A new third generation lentiviral gene expression system is now available. The system consists of a DNA-based recombinant DNA construct and is optimized for high-copy number replication in E. coli, effective viral transduction of a variety of cells, and integration of the vector into the host genome. By contrast, conventional transfection is limited to delivering genes to a single cell and losing them over time, especially in rapidly dividing cells. Using this approach, a genetically-modified viral vector can permanently transfer the genetic material to a host cell.
In order to produce a replication-competent lentivirus, the vector has to be modified. The recombination process requires multiple complex recombination reactions to occur in the recombinant virus. This is detected by PCR analysis. In addition, a self-inactivation mechanism is required for a third-generation vector, which results from a deletion in the long terminal repeat sequence. This eliminates the proviral enhancer sequence that would otherwise be integrated into the target cell.
Recombination-competent lentiviral vectors include an inactivating gene. A viral transcription-competent lentivirus contains two active promoters. The CMV promoter will encode the desired gene, while SV40 will encode an antibiotic-resistant sequence. Neither of these vectors contain a stop codon, indicating that they will be ineffective in causing a cellular mutagenesis.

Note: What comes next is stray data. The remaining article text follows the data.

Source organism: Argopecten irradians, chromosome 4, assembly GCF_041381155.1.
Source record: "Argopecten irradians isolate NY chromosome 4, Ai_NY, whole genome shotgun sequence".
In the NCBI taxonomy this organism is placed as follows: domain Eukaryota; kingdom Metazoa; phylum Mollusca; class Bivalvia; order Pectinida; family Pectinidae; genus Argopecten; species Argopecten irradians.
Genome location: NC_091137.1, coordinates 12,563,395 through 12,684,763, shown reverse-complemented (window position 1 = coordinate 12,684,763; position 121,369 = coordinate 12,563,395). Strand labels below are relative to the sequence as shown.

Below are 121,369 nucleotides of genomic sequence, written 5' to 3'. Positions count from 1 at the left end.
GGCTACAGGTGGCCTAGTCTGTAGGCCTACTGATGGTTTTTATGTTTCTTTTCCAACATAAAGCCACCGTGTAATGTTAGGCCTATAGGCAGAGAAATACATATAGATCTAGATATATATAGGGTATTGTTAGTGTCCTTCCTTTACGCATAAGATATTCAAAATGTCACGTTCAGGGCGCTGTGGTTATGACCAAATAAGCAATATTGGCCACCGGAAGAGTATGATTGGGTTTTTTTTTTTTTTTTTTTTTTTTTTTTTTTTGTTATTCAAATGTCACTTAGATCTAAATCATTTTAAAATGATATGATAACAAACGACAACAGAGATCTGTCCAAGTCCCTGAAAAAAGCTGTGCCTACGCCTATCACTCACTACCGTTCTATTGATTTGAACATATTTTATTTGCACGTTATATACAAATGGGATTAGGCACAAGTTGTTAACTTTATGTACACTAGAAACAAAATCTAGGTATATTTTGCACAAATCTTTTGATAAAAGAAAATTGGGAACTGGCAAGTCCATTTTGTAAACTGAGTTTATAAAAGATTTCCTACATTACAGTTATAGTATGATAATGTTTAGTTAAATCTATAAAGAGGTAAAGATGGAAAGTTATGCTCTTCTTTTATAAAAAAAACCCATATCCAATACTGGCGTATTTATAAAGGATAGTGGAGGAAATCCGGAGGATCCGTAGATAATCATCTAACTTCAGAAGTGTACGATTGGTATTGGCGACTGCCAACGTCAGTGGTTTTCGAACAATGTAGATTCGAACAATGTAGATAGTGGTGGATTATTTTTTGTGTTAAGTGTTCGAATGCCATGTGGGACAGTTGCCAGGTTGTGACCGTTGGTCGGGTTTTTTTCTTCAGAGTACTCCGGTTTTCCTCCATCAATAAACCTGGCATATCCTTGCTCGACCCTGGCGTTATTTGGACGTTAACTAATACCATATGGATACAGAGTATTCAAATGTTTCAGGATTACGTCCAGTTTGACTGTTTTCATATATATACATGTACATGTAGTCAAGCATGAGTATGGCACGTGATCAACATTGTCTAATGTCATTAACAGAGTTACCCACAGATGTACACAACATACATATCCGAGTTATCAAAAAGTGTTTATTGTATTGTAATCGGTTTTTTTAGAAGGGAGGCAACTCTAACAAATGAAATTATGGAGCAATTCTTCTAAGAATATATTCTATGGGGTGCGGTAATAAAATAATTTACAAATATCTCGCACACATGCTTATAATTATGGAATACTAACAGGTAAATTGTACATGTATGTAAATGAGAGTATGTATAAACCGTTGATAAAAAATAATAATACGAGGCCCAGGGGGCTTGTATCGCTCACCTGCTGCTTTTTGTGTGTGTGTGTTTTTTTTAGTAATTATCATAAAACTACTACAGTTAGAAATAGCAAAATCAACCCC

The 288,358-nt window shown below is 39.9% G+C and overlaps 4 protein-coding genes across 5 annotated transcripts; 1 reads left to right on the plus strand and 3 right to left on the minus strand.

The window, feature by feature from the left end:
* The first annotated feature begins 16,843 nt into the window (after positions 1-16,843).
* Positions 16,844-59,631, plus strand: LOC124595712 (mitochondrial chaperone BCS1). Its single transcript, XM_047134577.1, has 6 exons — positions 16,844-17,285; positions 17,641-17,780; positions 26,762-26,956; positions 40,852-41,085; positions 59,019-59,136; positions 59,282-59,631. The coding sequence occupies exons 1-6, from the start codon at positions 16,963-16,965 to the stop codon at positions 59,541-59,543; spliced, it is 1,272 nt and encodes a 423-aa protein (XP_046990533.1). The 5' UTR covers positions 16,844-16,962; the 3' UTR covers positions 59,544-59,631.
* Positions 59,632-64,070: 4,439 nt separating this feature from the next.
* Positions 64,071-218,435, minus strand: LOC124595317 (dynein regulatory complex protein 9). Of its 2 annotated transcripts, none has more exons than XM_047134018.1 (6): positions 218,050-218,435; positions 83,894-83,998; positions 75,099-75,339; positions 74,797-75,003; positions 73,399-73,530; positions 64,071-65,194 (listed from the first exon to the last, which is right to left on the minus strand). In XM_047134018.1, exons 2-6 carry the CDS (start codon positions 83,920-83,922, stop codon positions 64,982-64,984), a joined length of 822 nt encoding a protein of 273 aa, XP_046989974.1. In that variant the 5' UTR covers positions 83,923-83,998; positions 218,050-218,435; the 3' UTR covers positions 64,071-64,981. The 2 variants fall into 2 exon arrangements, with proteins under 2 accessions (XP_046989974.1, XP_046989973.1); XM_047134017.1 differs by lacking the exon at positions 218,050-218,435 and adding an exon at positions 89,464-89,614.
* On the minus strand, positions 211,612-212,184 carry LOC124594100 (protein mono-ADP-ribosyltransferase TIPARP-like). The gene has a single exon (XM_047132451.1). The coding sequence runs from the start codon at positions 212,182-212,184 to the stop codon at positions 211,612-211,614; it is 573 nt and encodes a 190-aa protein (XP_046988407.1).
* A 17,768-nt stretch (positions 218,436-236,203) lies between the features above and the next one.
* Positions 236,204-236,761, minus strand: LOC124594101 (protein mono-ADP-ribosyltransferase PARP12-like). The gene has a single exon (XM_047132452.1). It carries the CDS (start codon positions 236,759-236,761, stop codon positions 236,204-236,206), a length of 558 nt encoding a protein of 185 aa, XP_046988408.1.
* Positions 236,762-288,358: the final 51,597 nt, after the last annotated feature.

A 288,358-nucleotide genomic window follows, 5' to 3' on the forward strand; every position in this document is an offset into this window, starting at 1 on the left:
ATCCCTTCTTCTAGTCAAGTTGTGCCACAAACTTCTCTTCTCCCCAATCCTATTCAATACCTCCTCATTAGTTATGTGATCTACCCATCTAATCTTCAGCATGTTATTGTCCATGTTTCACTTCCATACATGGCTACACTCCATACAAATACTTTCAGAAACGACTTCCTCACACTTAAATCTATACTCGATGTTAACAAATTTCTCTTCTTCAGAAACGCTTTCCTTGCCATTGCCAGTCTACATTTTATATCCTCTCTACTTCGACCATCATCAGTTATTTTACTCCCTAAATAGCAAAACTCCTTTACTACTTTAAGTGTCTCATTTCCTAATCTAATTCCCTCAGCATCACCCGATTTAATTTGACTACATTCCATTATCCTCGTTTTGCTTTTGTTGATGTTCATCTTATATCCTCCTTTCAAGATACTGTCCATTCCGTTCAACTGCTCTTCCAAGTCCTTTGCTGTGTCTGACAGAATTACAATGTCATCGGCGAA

A replication-competent virus is highly efficient, allowing rapid modulation of gene expression in different species. Furthermore, the engineered virus will not become self-inactivated, and will only retain its internal promoter. Additionally, a post-transcriptional regulatory element will be present in each vector. The goal is to obtain a third-generation lentiviral vector that will be more effective for clinical use.
A third-generation lentiviral gene expression vectors are stable and can be used to express a variety of genes. The resulting lentiviruses are designed to produce a specific protein. The adapted lentiviruses have several advantages. They are self-inactivating, which means they can be safely transferred to humans. They also require no maintenance or purification, making them ideal for human-use.
Another advantage of a third-generation lentiviral gene expression vector is its high efficiency. Unlike previous lentiviral vectors, the new system is immune-inactive, which ensures safety when using it in a clinical trial. It also has many advantages. These lentiviral particles can be made with low-cost, easily manufactured g-retroviral-expression systems.
The cloning of a new third-generation lentiviral vectors is a step forward in gene therapy. It is designed to stably integrate into chromosomes of the target cells. It also avoids the destruction of cloned viral particles by cytotoxic T cells. The newly developed lentiviral vectors are immune-competent.